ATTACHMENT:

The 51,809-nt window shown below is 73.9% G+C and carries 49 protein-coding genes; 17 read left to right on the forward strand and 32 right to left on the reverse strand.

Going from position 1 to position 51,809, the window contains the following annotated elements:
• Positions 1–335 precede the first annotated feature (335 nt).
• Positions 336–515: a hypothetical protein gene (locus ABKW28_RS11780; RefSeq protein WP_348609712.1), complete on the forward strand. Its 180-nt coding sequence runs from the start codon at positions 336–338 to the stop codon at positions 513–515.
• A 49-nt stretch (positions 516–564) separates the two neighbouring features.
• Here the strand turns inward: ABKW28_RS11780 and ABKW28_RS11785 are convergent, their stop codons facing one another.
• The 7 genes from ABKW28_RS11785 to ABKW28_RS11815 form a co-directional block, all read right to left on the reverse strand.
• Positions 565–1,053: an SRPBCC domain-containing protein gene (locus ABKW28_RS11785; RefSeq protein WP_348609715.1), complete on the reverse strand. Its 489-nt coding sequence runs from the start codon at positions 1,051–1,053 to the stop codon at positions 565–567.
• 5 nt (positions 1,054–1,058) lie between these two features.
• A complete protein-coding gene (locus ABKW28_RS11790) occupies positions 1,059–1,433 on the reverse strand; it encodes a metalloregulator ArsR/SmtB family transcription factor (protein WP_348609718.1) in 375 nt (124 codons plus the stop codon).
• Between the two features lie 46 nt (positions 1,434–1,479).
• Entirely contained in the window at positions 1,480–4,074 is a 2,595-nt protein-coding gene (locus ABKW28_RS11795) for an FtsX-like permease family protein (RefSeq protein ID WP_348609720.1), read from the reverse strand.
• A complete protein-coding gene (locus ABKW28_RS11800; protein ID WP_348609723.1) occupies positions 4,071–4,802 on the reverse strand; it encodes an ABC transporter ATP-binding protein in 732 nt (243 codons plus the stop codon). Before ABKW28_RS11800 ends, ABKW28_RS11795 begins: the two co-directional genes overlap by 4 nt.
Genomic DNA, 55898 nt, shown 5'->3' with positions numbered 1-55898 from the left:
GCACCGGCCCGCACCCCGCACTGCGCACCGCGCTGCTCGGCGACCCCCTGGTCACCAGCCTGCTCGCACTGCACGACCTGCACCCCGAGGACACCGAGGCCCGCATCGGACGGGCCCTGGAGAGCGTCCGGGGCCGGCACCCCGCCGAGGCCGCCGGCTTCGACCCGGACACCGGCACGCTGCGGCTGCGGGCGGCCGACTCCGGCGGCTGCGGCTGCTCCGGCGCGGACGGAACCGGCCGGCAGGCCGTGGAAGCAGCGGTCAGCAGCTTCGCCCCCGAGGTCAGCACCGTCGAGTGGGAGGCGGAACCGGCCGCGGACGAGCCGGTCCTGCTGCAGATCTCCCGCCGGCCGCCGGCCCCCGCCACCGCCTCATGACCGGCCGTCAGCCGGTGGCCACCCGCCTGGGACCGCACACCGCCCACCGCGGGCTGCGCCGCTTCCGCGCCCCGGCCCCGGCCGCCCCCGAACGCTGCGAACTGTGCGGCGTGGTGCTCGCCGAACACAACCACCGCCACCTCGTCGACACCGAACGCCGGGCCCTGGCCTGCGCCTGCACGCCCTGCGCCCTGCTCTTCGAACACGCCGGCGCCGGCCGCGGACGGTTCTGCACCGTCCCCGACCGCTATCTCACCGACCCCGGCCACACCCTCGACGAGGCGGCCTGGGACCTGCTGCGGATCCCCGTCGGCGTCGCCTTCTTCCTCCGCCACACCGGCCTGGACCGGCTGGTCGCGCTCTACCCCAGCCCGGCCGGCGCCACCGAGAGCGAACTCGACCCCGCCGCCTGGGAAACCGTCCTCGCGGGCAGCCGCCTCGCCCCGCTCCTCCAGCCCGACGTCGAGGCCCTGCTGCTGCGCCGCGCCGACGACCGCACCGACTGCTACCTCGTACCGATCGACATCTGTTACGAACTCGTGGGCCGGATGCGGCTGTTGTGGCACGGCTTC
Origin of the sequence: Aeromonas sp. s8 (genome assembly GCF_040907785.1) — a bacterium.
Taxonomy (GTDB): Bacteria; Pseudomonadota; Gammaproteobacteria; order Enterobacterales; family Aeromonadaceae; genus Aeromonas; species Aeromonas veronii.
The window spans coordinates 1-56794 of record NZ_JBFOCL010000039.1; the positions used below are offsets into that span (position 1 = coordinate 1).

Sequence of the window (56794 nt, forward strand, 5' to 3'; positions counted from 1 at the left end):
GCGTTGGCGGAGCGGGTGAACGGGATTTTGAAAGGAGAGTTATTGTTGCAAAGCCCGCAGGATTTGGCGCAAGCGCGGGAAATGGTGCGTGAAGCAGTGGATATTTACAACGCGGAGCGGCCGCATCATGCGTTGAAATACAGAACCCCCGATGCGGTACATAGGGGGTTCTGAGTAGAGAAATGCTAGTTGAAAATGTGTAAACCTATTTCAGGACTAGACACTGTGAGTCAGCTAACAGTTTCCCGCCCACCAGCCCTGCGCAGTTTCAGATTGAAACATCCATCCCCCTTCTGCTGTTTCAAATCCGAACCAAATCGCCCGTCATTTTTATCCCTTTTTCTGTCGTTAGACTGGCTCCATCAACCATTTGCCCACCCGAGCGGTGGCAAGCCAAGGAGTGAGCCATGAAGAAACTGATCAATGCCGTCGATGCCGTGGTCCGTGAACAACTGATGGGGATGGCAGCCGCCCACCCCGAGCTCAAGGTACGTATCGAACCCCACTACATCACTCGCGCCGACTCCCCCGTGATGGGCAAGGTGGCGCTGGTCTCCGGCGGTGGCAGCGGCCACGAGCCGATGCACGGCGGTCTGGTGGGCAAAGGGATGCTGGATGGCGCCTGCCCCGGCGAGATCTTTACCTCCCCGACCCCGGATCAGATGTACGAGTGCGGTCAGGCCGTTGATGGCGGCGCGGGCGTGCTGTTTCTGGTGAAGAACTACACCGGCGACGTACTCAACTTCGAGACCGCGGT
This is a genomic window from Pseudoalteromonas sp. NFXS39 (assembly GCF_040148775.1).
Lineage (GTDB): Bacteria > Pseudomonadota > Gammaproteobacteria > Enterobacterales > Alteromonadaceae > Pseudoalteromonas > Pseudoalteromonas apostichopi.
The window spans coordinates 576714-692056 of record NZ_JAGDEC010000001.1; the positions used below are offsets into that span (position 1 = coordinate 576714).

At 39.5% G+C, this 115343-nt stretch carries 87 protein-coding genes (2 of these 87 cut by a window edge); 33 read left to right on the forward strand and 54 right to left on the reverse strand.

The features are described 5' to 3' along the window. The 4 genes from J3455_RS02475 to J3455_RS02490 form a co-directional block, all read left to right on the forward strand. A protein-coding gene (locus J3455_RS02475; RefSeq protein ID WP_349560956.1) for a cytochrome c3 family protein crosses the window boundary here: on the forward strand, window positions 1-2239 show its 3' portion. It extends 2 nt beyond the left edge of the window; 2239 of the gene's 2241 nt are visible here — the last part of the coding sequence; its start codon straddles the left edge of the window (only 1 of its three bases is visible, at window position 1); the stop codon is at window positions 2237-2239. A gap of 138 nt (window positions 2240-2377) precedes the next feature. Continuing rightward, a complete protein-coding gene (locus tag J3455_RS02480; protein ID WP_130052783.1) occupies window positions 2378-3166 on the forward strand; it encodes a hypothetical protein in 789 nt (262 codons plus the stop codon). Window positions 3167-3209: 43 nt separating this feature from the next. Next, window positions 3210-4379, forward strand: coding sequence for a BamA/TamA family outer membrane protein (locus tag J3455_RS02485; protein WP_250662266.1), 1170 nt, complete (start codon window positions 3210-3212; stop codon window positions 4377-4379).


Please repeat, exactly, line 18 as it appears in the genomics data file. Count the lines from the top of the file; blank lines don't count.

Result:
The window spans coordinates 1-56794 of record NZ_JBFOCL010000039.1; the positions used below are offsets into that span (position 1 = coordinate 1).